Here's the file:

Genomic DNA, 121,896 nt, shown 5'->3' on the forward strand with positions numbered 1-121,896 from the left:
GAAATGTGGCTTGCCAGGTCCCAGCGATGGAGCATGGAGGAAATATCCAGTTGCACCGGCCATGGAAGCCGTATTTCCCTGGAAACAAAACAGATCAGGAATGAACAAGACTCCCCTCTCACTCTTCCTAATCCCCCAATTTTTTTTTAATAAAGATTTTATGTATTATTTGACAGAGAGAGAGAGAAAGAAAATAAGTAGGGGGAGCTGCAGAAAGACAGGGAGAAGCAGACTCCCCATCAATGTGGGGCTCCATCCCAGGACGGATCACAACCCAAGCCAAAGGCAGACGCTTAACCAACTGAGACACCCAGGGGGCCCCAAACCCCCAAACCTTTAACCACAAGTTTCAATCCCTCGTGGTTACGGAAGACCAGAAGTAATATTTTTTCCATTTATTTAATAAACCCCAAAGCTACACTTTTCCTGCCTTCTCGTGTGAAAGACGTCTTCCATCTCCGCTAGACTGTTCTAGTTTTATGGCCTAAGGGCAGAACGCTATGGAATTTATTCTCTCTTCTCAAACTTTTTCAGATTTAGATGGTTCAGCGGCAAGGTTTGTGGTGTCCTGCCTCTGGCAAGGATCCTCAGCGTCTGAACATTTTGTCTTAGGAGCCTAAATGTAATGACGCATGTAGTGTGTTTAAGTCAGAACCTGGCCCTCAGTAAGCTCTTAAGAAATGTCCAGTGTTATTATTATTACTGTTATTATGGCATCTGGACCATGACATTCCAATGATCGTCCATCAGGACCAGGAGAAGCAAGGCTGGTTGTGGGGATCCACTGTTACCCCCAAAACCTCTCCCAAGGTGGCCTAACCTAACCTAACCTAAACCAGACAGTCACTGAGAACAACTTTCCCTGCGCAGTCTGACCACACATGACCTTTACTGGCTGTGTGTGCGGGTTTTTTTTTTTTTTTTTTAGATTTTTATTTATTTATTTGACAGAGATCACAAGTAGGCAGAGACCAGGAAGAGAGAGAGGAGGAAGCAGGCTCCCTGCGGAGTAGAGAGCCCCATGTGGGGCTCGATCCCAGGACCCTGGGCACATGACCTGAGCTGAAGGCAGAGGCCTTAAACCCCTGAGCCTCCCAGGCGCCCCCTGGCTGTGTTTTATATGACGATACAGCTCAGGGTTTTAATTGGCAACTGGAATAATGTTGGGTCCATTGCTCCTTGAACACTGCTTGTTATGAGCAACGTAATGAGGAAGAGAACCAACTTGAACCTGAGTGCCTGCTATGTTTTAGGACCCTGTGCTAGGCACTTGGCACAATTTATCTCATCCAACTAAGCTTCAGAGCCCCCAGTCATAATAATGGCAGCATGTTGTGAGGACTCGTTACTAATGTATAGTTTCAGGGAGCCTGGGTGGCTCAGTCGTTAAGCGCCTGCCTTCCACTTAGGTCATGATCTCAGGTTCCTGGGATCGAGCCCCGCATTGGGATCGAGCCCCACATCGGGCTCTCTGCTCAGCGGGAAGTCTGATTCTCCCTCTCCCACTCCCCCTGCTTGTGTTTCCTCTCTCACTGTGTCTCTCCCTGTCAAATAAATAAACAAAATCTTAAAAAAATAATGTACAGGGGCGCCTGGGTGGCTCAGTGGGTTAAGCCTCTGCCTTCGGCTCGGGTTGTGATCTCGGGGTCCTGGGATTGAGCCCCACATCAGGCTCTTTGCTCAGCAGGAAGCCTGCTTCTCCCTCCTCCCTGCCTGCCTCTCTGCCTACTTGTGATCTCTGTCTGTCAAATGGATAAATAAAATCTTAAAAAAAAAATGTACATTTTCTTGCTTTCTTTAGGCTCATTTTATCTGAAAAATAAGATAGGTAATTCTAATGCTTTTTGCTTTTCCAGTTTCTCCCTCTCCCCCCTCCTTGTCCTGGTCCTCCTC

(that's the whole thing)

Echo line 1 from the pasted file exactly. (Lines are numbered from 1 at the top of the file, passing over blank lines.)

Genomic DNA, 121,896 nt, shown 5'->3' on the forward strand with positions numbered 1-121,896 from the left: